A Capacity Analysis for the IEEE 802.11 MAC Protocol
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The IEEE 802.11 MAC protocol provides shared access to a wireless channel. This paper uses an analytic model to study the channel capacity – i.e., maximum throughput – when using the basic access (two-way handshaking) method in this protocol. It provides closed-form approximations for the probability of collision p, the maximum throughput S and the limit on the number of stations in a wireless cell.
The analysis also shows that: p does not depend on the packet length, the latency in crossing the MAC and physical layers, the acknowledgment timeout, the interframe spaces and the slot size; p and S (and other performance measures) depend on the minimum window size W and the number of stations n only through a gap g=W/(n−1) – consequently, halving W is like doubling n; the maximum contention window size has minimal effect on p and S; the choice of W that maximizes S is proportional to the square root of the packet length; S is maximum when transmission rate (including collisions) equals the reciprocal of transmission time, and this happens when channel wastage due to collisions balances idle bandwidth caused by backoffs.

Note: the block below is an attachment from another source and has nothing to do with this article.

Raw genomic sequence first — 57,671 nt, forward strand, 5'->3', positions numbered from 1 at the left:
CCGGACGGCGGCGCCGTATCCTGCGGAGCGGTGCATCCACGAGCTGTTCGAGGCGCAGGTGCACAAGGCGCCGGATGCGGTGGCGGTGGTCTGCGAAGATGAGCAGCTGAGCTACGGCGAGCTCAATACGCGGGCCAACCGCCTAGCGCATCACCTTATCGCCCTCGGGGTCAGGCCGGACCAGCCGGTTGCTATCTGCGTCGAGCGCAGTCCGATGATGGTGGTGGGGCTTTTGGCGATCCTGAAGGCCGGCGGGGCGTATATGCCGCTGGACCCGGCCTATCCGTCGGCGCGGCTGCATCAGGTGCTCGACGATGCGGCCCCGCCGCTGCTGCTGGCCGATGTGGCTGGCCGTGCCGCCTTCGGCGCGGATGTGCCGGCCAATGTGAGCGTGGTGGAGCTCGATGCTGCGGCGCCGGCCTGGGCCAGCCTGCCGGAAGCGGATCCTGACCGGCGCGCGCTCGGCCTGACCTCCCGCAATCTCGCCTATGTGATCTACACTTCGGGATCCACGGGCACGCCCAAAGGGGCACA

The results suggest guidelines on when and how W can be adjusted to suit measured traffic, thus making the protocol adaptive.
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